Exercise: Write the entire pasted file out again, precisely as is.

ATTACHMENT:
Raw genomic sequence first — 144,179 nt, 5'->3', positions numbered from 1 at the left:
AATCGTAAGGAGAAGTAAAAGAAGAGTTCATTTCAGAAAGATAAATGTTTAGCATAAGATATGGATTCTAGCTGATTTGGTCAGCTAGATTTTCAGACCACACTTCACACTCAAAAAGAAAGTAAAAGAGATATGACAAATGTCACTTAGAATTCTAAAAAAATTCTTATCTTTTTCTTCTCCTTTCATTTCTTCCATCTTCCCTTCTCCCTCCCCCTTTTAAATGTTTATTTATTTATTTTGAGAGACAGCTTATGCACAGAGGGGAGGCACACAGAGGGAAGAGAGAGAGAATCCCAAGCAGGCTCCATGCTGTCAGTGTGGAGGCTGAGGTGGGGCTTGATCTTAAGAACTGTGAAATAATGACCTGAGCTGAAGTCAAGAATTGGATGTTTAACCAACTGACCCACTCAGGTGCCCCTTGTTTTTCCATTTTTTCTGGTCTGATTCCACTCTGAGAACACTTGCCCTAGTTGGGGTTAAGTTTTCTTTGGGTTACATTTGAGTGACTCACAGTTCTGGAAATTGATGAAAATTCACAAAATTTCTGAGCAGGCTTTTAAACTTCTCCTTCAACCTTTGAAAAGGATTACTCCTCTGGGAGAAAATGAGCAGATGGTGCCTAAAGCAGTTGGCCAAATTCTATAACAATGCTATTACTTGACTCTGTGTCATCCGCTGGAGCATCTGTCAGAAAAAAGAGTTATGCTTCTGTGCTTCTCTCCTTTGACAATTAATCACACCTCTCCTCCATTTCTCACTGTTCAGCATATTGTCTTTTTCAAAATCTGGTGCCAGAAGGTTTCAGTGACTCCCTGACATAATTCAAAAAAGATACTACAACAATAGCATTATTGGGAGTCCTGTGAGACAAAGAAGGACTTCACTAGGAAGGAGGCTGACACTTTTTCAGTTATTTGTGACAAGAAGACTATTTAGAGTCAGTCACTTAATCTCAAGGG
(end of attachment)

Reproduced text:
Raw genomic sequence first — 144,179 nt, 5'->3', positions numbered from 1 at the left:
AATCGTAAGGAGAAGTAAAAGAAGAGTTCATTTCAGAAAGATAAATGTTTAGCATAAGATATGGATTCTAGCTGATTTGGTCAGCTAGATTTTCAGACCACACTTCACACTCAAAAAGAAAGTAAAAGAGATATGACAAATGTCACTTAGAATTCTAAAAAAATTCTTATCTTTTTCTTCTCCTTTCATTTCTTCCATCTTCCCTTCTCCCTCCCCCTTTTAAATGTTTATTTATTTATTTTGAGAGACAGCTTATGCACAGAGGGGAGGCACACAGAGGGAAGAGAGAGAGAATCCCAAGCAGGCTCCATGCTGTCAGTGTGGAGGCTGAGGTGGGGCTTGATCTTAAGAACTGTGAAATAATGACCTGAGCTGAAGTCAAGAATTGGATGTTTAACCAACTGACCCACTCAGGTGCCCCTTGTTTTTCCATTTTTTCTGGTCTGATTCCACTCTGAGAACACTTGCCCTAGTTGGGGTTAAGTTTTCTTTGGGTTACATTTGAGTGACTCACAGTTCTGGAAATTGATGAAAATTCACAAAATTTCTGAGCAGGCTTTTAAACTTCTCCTTCAACCTTTGAAAAGGATTACTCCTCTGGGAGAAAATGAGCAGATGGTGCCTAAAGCAGTTGGCCAAATTCTATAACAATGCTATTACTTGACTCTGTGTCATCCGCTGGAGCATCTGTCAGAAAAAAGAGTTATGCTTCTGTGCTTCTCTCCTTTGACAATTAATCACACCTCTCCTCCATTTCTCACTGTTCAGCATATTGTCTTTTTCAAAATCTGGTGCCAGAAGGTTTCAGTGACTCCCTGACATAATTCAAAAAAGATACTACAACAATAGCATTATTGGGAGTCCTGTGAGACAAAGAAGGACTTCACTAGGAAGGAGGCTGACACTTTTTCAGTTATTTGTGACAAGAAGACTATTTAGAGTCAGTCACTTAATCTCAAGGG